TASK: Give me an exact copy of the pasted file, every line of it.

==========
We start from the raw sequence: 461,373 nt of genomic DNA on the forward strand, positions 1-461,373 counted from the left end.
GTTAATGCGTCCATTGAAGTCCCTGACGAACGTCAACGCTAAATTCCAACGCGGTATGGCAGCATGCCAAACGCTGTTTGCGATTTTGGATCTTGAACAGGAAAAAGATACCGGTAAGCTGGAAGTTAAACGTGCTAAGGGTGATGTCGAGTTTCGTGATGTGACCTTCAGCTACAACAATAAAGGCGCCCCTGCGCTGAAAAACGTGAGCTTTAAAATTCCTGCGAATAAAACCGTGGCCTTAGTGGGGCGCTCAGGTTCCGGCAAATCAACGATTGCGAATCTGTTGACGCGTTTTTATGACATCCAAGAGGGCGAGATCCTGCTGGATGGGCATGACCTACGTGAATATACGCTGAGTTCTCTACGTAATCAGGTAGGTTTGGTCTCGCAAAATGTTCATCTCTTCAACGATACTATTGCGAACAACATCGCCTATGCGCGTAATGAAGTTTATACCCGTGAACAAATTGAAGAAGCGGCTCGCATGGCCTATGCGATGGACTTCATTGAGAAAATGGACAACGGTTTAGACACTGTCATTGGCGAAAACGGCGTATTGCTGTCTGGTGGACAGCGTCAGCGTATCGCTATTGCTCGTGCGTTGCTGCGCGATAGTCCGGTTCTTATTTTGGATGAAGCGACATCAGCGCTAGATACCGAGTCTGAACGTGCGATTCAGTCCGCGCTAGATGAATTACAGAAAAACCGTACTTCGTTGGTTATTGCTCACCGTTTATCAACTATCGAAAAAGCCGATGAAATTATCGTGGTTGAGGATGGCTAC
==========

We start from the raw sequence: 461,373 nt of genomic DNA on the forward strand, positions 1-461,373 counted from the left end.
GTTAATGCGTCCATTGAAGTCCCTGACGAACGTCAACGCTAAATTCCAACGCGGTATGGCAGCATGCCAAACGCTGTTTGCGATTTTGGATCTTGAACAGGAAAAAGATACCGGTAAGCTGGAAGTTAAACGTGCTAAGGGTGATGTCGAGTTTCGTGATGTGACCTTCAGCTACAACAATAAAGGCGCCCCTGCGCTGAAAAACGTGAGCTTTAAAATTCCTGCGAATAAAACCGTGGCCTTAGTGGGGCGCTCAGGTTCCGGCAAATCAACGATTGCGAATCTGTTGACGCGTTTTTATGACATCCAAGAGGGCGAGATCCTGCTGGATGGGCATGACCTACGTGAATATACGCTGAGTTCTCTACGTAATCAGGTAGGTTTGGTCTCGCAAAATGTTCATCTCTTCAACGATACTATTGCGAACAACATCGCCTATGCGCGTAATGAAGTTTATACCCGTGAACAAATTGAAGAAGCGGCTCGCATGGCCTATGCGATGGACTTCATTGAGAAAATGGACAACGGTTTAGACACTGTCATTGGCGAAAACGGCGTATTGCTGTCTGGTGGACAGCGTCAGCGTATCGCTATTGCTCGTGCGTTGCTGCGCGATAGTCCGGTTCTTATTTTGGATGAAGCGACATCAGCGCTAGATACCGAGTCTGAACGTGCGATTCAGTCCGCGCTAGATGAATTACAGAAAAACCGTACTTCGTTGGTTATTGCTCACCGTTTATCAACTATCGAAAAAGCCGATGAAATTATCGTGGTTGAGGATGGCTAC